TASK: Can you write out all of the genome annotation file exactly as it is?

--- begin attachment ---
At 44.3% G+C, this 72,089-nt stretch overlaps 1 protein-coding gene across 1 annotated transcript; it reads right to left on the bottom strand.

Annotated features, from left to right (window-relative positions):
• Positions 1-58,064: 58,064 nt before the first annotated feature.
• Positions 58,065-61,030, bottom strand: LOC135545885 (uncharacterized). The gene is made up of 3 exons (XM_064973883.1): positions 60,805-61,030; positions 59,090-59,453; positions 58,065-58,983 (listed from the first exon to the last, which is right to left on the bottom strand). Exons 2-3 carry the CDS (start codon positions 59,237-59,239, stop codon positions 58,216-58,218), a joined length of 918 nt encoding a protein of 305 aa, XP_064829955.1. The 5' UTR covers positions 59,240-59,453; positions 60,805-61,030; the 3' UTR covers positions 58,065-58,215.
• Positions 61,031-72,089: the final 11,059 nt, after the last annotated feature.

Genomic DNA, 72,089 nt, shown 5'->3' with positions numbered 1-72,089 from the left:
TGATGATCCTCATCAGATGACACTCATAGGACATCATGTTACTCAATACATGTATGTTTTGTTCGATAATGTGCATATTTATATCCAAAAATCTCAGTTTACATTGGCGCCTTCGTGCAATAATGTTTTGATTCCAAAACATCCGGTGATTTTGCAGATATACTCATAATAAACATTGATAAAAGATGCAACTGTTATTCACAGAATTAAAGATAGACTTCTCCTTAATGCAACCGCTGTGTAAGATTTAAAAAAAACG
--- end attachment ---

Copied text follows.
At 44.3% G+C, this 72,089-nt stretch overlaps 1 protein-coding gene across 1 annotated transcript; it reads right to left on the bottom strand.

Annotated features, from left to right (window-relative positions):
• Positions 1-58,064: 58,064 nt before the first annotated feature.
• Positions 58,065-61,030, bottom strand: LOC135545885 (uncharacterized). The gene is made up of 3 exons (XM_064973883.1): positions 60,805-61,030; positions 59,090-59,453; positions 58,065-58,983 (listed from the first exon to the last, which is right to left on the bottom strand). Exons 2-3 carry the CDS (start codon positions 59,237-59,239, stop codon positions 58,216-58,218), a joined length of 918 nt encoding a protein of 305 aa, XP_064829955.1. The 5' UTR covers positions 59,240-59,453; positions 60,805-61,030; the 3' UTR covers positions 58,065-58,215.
• Positions 61,031-72,089: the final 11,059 nt, after the last annotated feature.

Genomic DNA, 72,089 nt, shown 5'->3' with positions numbered 1-72,089 from the left:
TGATGATCCTCATCAGATGACACTCATAGGACATCATGTTACTCAATACATGTATGTTTTGTTCGATAATGTGCATATTTATATCCAAAAATCTCAGTTTACATTGGCGCCTTCGTGCAATAATGTTTTGATTCCAAAACATCCGGTGATTTTGCAGATATACTCATAATAAACATTGATAAAAGATGCAACTGTTATTCACAGAATTAAAGATAGACTTCTCCTTAATGCAACCGCTGTGTAAGATTTAAAAAAAACG